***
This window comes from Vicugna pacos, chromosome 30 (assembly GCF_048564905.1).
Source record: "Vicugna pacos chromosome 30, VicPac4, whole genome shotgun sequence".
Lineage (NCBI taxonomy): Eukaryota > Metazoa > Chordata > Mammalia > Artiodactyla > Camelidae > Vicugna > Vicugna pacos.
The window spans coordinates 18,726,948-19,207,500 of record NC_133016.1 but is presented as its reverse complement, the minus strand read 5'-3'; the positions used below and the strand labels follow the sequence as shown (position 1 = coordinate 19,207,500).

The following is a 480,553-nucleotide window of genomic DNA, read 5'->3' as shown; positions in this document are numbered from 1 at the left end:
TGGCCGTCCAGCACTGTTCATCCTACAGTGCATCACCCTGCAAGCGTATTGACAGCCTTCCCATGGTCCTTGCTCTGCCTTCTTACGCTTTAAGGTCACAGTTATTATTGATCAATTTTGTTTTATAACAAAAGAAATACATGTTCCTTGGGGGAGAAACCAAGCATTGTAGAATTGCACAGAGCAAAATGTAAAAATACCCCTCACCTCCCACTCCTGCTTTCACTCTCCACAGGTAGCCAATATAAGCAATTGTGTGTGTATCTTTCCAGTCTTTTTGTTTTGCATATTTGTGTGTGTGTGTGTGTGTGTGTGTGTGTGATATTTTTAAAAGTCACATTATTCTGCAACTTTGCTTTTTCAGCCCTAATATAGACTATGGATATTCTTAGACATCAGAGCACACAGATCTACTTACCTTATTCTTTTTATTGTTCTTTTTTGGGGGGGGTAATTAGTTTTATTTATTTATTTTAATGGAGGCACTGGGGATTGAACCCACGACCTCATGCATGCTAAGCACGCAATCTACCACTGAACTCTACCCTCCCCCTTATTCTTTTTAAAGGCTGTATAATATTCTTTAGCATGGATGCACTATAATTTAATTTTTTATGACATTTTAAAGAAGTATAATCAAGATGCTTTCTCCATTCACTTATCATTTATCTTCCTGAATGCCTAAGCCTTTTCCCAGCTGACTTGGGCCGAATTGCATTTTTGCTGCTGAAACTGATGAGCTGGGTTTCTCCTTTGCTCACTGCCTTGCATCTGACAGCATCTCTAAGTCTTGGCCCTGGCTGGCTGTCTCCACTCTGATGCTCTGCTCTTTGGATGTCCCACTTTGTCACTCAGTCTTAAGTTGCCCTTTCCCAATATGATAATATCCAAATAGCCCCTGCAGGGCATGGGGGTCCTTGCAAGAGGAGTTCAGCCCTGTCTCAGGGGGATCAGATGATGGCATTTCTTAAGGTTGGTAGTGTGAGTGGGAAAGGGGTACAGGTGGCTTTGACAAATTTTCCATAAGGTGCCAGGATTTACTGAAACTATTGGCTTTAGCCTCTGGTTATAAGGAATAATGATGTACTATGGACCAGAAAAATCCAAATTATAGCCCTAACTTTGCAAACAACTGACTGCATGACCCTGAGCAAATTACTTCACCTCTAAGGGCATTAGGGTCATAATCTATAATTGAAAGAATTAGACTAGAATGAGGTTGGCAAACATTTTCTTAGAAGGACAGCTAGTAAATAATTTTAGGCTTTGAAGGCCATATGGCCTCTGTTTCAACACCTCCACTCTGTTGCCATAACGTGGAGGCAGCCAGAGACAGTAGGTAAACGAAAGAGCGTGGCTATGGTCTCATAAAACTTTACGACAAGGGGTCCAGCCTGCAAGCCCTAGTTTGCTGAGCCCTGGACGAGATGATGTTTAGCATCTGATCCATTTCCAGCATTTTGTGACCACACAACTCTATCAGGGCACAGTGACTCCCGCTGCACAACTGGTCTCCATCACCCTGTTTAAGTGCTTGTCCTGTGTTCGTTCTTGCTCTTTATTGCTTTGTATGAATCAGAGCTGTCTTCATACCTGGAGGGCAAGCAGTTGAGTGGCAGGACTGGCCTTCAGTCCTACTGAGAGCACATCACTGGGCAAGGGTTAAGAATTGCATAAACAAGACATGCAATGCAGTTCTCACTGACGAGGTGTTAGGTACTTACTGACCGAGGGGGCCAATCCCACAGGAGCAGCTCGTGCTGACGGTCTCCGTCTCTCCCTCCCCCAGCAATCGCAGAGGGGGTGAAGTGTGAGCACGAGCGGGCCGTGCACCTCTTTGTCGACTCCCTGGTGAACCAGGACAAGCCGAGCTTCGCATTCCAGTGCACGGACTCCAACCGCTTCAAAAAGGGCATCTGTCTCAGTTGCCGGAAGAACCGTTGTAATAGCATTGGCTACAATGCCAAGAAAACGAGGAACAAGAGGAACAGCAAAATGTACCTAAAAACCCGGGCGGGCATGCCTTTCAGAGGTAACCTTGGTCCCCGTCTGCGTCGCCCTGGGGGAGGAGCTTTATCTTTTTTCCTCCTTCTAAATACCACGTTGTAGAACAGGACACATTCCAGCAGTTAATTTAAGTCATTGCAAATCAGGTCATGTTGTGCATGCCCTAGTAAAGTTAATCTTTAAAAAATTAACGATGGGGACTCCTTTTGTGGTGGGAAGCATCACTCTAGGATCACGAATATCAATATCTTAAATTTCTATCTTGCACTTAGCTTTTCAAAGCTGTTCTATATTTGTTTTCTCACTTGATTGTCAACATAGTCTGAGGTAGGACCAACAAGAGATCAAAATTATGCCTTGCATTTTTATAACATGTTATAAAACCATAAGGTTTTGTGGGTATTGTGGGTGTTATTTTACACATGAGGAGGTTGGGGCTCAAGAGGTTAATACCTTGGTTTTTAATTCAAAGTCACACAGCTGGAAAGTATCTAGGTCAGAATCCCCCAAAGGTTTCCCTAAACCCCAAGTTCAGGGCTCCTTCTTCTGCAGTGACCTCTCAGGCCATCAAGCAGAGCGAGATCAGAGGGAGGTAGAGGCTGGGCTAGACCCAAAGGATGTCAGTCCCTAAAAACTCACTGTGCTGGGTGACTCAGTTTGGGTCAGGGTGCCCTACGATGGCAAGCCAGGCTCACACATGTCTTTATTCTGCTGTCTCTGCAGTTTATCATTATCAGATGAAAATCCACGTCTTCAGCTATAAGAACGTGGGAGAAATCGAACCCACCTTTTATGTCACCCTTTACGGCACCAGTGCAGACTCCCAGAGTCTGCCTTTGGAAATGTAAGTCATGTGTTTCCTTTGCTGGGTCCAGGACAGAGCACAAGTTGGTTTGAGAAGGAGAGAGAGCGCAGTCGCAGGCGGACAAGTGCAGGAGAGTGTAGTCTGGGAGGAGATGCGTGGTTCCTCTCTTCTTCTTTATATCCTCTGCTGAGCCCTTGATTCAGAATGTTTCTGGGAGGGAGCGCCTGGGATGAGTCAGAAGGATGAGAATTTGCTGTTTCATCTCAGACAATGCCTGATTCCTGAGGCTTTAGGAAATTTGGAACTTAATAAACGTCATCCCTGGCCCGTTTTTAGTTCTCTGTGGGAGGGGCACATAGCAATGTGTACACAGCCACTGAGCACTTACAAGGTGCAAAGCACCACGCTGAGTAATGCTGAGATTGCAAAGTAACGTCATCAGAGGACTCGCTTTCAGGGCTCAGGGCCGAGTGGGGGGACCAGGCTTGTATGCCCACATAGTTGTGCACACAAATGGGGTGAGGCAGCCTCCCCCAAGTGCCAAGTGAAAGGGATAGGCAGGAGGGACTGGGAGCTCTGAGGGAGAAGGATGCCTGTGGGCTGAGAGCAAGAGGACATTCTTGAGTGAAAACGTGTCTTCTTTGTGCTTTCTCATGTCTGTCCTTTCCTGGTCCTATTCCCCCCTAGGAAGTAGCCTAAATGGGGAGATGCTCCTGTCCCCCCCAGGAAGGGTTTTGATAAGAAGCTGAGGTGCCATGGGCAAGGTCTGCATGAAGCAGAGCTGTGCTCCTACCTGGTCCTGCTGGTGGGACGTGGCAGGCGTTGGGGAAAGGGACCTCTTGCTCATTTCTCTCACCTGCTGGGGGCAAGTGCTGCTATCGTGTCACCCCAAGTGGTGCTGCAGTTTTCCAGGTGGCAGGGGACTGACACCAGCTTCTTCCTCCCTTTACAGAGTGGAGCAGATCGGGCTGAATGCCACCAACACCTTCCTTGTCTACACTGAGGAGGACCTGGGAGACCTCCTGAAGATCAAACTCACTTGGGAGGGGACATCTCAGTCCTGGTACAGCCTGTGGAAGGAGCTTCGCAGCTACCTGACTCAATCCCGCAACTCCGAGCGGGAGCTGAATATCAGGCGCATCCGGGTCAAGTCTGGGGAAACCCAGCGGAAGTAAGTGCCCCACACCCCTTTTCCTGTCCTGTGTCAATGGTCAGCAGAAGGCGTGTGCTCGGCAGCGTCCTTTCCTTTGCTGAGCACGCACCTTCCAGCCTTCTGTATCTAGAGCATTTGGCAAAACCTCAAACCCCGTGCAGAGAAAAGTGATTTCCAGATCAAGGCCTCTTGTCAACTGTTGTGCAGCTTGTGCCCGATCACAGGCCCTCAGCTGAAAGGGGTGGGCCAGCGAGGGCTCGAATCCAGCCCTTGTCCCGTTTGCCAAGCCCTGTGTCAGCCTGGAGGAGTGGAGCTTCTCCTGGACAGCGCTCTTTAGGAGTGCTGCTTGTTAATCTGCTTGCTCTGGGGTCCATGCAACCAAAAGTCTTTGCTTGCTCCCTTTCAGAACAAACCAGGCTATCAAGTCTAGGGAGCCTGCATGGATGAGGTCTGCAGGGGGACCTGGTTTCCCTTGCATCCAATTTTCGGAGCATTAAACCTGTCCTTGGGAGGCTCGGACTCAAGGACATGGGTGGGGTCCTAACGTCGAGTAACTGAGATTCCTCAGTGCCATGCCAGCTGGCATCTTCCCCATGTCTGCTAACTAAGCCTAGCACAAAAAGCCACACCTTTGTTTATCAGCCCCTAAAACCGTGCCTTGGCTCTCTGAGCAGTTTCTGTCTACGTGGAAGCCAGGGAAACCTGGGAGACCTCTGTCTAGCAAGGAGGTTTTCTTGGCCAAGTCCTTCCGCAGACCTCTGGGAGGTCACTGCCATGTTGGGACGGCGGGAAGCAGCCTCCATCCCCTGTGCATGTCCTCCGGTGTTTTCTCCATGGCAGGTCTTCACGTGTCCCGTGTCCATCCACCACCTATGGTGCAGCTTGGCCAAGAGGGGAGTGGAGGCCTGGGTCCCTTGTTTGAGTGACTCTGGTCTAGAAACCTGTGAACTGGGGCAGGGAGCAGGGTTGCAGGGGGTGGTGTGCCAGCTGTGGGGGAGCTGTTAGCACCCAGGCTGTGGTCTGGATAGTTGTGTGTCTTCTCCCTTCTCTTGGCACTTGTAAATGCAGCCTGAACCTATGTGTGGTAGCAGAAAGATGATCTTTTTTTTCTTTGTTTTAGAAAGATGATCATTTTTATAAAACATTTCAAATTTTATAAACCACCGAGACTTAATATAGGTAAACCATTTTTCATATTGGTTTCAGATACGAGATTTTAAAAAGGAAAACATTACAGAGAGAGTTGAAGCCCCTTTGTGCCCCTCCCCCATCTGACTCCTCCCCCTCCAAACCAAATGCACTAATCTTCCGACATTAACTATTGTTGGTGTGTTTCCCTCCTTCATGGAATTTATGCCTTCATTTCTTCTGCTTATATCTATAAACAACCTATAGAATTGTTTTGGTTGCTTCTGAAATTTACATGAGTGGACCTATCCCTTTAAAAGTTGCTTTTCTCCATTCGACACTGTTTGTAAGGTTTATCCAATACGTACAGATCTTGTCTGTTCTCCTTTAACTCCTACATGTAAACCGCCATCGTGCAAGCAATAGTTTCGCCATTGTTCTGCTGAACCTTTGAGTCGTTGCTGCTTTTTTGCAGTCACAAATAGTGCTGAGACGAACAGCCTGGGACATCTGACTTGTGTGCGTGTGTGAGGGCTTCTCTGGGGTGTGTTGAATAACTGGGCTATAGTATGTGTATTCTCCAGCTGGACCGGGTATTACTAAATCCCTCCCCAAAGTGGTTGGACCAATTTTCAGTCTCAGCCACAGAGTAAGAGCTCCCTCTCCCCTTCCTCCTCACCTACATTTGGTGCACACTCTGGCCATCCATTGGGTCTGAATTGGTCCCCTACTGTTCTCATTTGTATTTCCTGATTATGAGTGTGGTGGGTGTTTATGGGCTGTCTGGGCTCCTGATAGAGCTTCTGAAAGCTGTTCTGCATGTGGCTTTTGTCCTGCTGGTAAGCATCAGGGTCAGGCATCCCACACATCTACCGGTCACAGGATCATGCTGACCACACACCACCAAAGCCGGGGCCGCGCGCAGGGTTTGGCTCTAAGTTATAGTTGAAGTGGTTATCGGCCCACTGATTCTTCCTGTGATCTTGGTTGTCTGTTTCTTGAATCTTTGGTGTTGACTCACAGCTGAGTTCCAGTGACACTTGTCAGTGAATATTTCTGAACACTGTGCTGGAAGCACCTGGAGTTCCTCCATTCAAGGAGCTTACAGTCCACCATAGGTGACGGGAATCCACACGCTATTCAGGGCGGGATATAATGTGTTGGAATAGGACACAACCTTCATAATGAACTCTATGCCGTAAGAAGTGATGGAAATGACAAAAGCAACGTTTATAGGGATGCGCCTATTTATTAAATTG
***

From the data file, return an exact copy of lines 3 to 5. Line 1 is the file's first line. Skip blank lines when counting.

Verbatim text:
Lineage (NCBI taxonomy): Eukaryota > Metazoa > Chordata > Mammalia > Artiodactyla > Camelidae > Vicugna > Vicugna pacos.
The window spans coordinates 18,726,948-19,207,500 of record NC_133016.1 but is presented as its reverse complement, the minus strand read 5'-3'; the positions used below and the strand labels follow the sequence as shown (position 1 = coordinate 19,207,500).

The following is a 480,553-nucleotide window of genomic DNA, read 5'->3' as shown; positions in this document are numbered from 1 at the left end: